The Indian-born billionaire, entrepreneur, and philanthropist Manoj Bhargava began the organization “Billions in Change” several years ago in order to “bring useful inventions to the unlucky half of the world, enabling higher quality of life for billions of people.”
Among other “inventions”, this organization offers solar panels, water purifiers, battery packs and other items that they term as inventions. Among things they claim to have invented is the Shivansh fertilizer method, which, as stated above, is nothing more than the compost pile that has been utilized by farmers around the world for thousands of years.
The Benefits of the Shivansh Fertilizer Method
Despite the obvious incoherency of a billionaire Indian businessman claiming to have invented a technique that millions of farmers around the world use on a daily basis, there are a few benefits to the promotion of this method that are worth mentioning.
Firstly, the Shivansh fertilizer method is being “taught” in communities where much of the traditional ecological farming principles have been lost. Since the arrival of the Green Revolution, a generational gap has formed between the knowledge held by grandparents who used organic, traditional farming methods and their grandchildren who were raised on lands where glyphosate, pesticides, and GMO seeds were the norm. Re-introducing the compost pile is certainly an important step to help young farmers rediscover how to protect the soil while diminishing their reliance on chemical inputs.
Secondly, and perhaps most importantly, the Shivansh fertilizer method specifically mentions that small farmers can use “whatever is laying around” to build their compost pile. They recommend interspersing brown (carbon rich materials) with green (nitrogen rich materials) and also advocate for repetitive, consistent turning of the pile to have a finished compost in 18 days. While some hardcore composters might disagree with the recommended, shoulder height of the compost pile or the “incorrect” percentage of brown to green materials, my own thought is that most compost piles are forgiving enough to allow for variances.
The recommendation to use whatever organic material can be found locally is a very appropriate approach to composting for small farmers. Unfortunately, many “expert” permaculture composters recommend people to purchase outside inputs to make their compost truly “authentic.” The problem, of course, is that advocating for seaweed extract in the compost pile for small farmers living 1,000 kilometers from the coast isn´t exactly feasible. Allowing people to create compost from the materials they have on hand is a much more sustainable approach for small farmers.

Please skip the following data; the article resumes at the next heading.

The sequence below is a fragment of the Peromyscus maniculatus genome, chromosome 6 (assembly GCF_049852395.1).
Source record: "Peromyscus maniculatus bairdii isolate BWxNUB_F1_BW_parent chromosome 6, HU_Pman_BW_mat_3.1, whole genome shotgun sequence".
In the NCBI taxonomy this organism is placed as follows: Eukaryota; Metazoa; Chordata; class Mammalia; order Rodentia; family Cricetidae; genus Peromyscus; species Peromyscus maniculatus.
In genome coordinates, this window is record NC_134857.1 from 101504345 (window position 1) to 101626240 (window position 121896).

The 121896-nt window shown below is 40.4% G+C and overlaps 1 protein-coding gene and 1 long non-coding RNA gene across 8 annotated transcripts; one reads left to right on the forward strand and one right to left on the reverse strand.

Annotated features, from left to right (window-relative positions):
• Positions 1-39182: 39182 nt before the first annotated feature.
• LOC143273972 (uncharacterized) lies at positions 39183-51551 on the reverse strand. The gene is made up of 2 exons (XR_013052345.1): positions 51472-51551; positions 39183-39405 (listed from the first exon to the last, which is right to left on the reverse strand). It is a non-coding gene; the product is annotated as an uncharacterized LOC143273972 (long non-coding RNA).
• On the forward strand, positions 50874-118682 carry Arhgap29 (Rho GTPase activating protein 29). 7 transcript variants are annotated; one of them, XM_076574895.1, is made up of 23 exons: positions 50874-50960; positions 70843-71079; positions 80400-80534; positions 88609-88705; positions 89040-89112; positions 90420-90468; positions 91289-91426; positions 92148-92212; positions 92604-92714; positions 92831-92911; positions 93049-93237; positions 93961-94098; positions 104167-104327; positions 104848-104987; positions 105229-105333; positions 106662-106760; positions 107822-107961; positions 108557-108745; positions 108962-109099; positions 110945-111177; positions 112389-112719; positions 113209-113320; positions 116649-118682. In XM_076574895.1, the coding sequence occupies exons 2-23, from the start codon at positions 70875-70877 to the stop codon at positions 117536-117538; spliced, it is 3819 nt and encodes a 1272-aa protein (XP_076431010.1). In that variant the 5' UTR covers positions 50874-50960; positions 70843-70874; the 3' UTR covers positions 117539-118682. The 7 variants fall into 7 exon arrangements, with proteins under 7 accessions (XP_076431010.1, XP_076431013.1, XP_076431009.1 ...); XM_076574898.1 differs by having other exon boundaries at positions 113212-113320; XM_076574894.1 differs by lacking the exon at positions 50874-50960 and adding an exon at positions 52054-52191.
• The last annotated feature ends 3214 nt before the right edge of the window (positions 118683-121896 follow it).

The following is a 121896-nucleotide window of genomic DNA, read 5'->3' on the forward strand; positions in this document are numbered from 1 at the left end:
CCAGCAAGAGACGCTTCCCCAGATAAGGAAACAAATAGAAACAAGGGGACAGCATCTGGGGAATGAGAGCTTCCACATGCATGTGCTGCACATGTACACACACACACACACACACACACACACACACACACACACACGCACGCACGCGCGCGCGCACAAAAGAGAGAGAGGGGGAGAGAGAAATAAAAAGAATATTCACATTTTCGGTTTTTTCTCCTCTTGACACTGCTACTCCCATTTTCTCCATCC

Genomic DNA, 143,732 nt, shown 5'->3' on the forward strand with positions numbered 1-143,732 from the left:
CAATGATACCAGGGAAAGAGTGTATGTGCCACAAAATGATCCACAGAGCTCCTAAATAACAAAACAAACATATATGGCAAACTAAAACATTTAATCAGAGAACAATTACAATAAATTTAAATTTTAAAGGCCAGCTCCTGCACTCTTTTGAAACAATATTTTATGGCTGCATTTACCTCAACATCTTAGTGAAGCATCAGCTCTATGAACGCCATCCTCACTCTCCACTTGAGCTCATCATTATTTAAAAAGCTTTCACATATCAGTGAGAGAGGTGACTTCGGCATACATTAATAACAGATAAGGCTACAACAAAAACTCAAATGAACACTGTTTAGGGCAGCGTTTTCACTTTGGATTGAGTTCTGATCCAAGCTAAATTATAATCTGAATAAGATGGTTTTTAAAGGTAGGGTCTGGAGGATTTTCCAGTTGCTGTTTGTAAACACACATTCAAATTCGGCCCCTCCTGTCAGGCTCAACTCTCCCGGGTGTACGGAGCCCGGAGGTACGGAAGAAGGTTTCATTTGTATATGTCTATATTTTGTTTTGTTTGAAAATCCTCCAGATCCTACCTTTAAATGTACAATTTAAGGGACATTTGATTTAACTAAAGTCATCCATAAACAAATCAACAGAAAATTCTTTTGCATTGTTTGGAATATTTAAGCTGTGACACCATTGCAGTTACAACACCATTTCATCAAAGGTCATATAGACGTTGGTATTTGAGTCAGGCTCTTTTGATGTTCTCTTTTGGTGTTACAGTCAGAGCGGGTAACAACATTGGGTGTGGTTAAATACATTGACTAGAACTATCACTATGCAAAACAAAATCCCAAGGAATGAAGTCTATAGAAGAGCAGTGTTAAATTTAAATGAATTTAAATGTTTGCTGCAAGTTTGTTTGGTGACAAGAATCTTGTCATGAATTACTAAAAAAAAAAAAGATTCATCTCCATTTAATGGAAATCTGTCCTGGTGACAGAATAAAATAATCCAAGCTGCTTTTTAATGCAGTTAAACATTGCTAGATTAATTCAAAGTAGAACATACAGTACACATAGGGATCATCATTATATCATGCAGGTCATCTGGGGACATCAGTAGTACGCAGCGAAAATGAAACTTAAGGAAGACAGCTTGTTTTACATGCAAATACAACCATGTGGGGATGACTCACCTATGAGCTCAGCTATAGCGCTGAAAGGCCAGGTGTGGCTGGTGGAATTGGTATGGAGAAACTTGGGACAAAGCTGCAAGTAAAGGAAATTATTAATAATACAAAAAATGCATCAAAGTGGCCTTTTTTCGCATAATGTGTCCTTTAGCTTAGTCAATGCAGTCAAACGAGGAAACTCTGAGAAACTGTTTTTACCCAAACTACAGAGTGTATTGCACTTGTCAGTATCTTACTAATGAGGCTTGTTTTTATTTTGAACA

One Last Critique
Though many permaculturists are wed to the compost pile (call it Shivansh if you so prefer), my own personal experience has taught me that “composting in place” is much more efficient and a more ecologically sound way to improve soil quality. Masanobu Fukuoka, the small Japanese farmer who was a proponent of no-till agriculture, didn´t understand why people would take the rice straw from the fields, put it into a compost pile, waste energy turning it, only to reintroduce that same rice straw (now as compost) into that same field. His system was founded on letting the rice straw decompose on the field in a no-till agriculture system that continually built soil.
Though compost might be a necessity for small garden beds, it certainly takes a lot of work to make and apply sufficient compost to a hectare-large farm when simply allowing crop residues and other organic material to compost in place on the field itself is much more efficient.